6.) Celebrate their effort. Feeling seen, heard, and recognized for their accomplishments will boost their self-esteem by improving the way that they see themselves. Most parents fall into the trap of only celebrating their child’s wins, which can seem like a good thing, but over time it can lead to your child thinking they are only accepted when they do certain things.

This “conditional celebration” can only belittle one's own self-image. Instead, celebrate their effort on any given thing, regardless of their results. Demonstrate unconditional celebration, this will lead them to feel loved and accepted as they are, no matter what. And for more tips on raising confident children, click here to read my article on how to boost your child’s self-esteem. In Conclusion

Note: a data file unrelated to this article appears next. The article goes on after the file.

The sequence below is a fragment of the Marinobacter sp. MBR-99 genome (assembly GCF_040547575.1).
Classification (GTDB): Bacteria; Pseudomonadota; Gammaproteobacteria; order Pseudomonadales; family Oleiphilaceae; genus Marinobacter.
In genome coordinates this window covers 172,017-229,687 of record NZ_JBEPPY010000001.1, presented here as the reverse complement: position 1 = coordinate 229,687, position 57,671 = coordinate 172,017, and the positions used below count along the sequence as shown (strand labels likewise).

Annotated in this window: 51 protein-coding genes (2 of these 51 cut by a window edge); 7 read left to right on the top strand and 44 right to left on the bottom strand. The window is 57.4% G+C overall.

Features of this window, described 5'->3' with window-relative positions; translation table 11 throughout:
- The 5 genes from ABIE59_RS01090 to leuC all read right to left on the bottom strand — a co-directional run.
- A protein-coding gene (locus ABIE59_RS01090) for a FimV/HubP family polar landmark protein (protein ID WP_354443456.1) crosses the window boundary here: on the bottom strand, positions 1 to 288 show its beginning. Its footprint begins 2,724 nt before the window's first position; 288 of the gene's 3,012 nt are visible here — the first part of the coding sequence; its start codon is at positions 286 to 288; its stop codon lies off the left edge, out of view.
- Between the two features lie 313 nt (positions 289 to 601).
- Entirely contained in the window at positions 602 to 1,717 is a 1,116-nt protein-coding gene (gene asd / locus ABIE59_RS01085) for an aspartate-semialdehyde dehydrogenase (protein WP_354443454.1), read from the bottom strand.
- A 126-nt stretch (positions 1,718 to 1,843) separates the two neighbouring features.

Shyness is not something your children are born with.

It is something that is acquired as they go through experiences in life that make them question their worth and value at an identity level, which over time leads to the insecurities we label as “shyness.”

The best thing you can do for your child to help them break out of their shell is to help them release the subconscious beliefs in their minds and bodies causing them to demonstrate shy behaviors.

Breaking through shyness is all about changing the self-image, or core beliefs about oneself.

Click here to see how Zamio partners with parents to take their children from shy, anxious, and timid to confident, brave, and outgoing.